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Love And Fear in Egypt

August 9, 2015

Autocratic and democratic regimes are pretty much the same, says Joseph Massad in an article in the journal Public Culture. The chief difference is whether they seek to rule by love or fear.

Autocratic and democratic regimes are pretty much the same, says Joseph Massad in an article in the journal Public Culture. The chief difference is whether they seek to rule by love or fear.

“The people demand the old tear gas”

This was a slogan uttered by some of the crowds protesting the Egyptian army’s November 2011 turning on civilian protesters demanding the end of military rule using a new powerful tear gas that could cause unconsciousness and convulsions.

It’s a play on the ubiquitous slogan “The people want the downfall of the regime,” an act of black humor that captures, according to Joseph Massad in an article in Public Culture, “their loss of fear of their new rulers.”

In an article in Public Culture on the continued ramifications of the Arab (and especially Egyptian) uprisings, Massad ties this act of bravado to the advice Niccolo Machiavelli famously gave to the Prince: that ideally a ruler should be both loved or feared “but since it is difficult to accomplish both at the same time . . . it is much safer to be feared than loved.”

But Massad’s argument goes very much beyond repeating again the claim that the transformative element of the revolution was the loss of peoples’ fear in their rulers. The rulers of contemporary nation states seek to be both loved and feared in different degrees by different segments of the people at different times, argues Massad.

Most contemporary states involve institutions of both hegemony–ruling with the consensus of the governed) and coercion (keeping the ruled under control through use of force). They seek, that is, to be both loved and feared.

This is partly the result of policy guided by the regimes that support them, especially the U.S. Regimes that are loved “have legitimacy” in US parlance. As for “liberalization”, Massad wries:

when a regime still commands love (what is sometimes referred to as having “legitimacy”) but its use of too much coercion might threaten stability and could result in more popular mobilization against the regime rather than the desired demobilization (in which case the regime loses both the love and the fear of its people), less coercion and more hegemony is sometimes advised under the name of “liberalization” in order to restore stability.

In some ways, the revolution could be seen as an effort to replace rulers who are feared with rulers who are loved, that is, to replace rule that is primarily by coercion with rule that is primarily hegemonic.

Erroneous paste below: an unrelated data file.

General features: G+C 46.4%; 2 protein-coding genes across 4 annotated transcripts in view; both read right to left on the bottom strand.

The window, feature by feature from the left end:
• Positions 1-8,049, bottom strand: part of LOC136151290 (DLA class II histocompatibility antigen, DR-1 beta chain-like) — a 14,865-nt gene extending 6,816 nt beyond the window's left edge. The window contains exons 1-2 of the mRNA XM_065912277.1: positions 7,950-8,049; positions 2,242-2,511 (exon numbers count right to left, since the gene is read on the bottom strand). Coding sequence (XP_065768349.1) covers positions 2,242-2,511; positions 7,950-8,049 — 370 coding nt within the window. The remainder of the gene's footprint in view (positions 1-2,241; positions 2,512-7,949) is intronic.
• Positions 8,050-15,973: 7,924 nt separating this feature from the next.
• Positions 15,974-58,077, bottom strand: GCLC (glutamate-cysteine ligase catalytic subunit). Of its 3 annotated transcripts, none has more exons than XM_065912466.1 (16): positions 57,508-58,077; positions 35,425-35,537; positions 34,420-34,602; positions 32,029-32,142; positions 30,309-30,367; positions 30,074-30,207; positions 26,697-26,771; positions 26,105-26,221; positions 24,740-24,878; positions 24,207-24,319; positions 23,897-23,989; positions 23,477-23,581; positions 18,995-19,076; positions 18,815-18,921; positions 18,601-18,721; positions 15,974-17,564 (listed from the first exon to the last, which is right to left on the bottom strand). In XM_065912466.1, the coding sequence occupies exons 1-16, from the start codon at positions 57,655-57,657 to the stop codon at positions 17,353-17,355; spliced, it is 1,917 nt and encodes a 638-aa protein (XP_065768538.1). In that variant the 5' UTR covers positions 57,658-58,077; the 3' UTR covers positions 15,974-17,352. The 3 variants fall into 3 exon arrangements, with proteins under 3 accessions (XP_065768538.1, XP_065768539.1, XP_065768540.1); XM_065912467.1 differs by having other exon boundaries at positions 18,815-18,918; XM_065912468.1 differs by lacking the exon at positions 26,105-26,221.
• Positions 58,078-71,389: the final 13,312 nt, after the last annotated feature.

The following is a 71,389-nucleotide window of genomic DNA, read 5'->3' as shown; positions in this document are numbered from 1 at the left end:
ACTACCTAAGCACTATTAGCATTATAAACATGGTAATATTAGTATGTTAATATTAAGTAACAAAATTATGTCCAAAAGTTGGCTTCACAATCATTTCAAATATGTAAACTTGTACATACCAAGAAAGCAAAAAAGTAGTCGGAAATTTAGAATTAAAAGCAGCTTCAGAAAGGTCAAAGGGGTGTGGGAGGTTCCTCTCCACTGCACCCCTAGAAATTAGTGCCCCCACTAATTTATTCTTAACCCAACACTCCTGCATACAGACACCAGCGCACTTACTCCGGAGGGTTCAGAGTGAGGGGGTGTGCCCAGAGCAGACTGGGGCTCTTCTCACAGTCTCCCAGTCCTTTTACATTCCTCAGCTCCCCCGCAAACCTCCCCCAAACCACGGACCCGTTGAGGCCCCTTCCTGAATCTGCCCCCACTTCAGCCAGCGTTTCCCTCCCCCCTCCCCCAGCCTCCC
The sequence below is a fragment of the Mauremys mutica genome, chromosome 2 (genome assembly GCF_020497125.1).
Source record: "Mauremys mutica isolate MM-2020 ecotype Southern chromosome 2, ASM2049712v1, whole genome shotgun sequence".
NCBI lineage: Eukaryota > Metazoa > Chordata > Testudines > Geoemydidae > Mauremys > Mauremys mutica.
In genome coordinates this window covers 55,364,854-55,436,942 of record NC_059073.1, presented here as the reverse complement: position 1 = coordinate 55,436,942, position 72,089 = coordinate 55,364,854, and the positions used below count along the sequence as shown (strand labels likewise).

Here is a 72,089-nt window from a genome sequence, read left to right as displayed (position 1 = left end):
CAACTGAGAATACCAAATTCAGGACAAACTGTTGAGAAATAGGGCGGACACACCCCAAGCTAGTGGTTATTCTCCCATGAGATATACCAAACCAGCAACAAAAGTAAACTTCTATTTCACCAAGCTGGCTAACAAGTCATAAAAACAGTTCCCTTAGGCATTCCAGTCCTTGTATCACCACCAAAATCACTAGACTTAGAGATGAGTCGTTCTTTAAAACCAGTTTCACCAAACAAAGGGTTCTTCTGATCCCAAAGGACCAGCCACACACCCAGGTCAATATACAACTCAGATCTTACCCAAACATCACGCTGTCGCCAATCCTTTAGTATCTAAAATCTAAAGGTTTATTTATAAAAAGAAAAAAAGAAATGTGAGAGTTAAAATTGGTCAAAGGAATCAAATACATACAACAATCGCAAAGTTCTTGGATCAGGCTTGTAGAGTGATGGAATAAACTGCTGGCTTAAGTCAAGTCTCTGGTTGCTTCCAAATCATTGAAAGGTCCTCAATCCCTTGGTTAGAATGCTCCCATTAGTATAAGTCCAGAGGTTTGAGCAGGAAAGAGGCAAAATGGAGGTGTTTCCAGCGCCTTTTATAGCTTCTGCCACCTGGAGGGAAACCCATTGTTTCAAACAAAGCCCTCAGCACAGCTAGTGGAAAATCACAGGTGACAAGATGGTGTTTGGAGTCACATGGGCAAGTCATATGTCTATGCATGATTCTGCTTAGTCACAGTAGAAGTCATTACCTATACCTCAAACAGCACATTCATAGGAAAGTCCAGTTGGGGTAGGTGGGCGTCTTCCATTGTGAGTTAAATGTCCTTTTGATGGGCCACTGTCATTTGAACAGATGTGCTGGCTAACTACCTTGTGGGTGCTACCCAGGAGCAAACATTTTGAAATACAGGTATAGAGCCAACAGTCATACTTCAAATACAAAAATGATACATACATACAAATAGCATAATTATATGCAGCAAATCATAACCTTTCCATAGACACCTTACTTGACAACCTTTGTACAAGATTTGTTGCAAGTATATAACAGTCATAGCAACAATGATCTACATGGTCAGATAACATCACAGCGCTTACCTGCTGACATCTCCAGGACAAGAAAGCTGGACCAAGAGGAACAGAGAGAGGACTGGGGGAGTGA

Massad characterizes the post-Mubarak strategy as segmentary:

they used more coercion against the segments of the population that no longer loved or feared them and more hegemony toward the segments of the population that still loved them and were willing to obey them without coercion (these hegemonic methods included consultative and advisory councils, inclusion as ministers in the transitional cabinets, and parliamentary and presidential elections). But finally when all this failed and under US pressure, they had to submit to the rule of hegemony
and held relatively free elections that brought Mursi and the neoliberal wing of the Muslim Brotherhood to power and accepted Mursi’s subsequent decision to rearrange the military’s leadership. When Mursi’s government failed to establish hegemony over state organs or society at large, massive popular demonstrations urged the new army leadership to overthrow it and reestablish army hegemony, which it duly did in July 2013.

Certainly there can be little argument that al-Sisi swept into power on a wave of love; whether he can sustain it is another matter. It is one thing to invite investors to build a new capital city in the desert, and to preside (in uniform!) over the expansion of the Suez canal. It is quite another to maintain the pretense that actual progress is being made toward bread, freedon and social justice.

But if we extend Massad’s argument, we would expect the disillusionment with al-Sisi to set in gradually, allowing the regime to increase coercion in those segments most critical of the president–which certainly seems to be happening–so that we very gradually watch the shift from hegemony to coercion.

A regime could keep that up for a long time…three decades, maybe?

Here’s the abstract:

This essay questions the division between autocratic and democratic regimes and suggests that they are the same kind of regime but deploy differing amounts of hegemony and coercion to rule and to produce certain combinations of love and fear in the ruled. Using Machiavelli’s advice to the Prince as a frame, the essay analyzes these strategies of rule as they were used by the United States government and by the Arab regimes in the context of the Arab uprisings of 2011. The essay contextualizes these strategies in the history of the Cold War, the rise of neoliberal economics, and the struggle for accountability, representativity, and social justice in Arab countries.

References:

Massad, Joseph 2014 Love, Fear, and the Arab Spring.Public Culture 26(1 72):127152.

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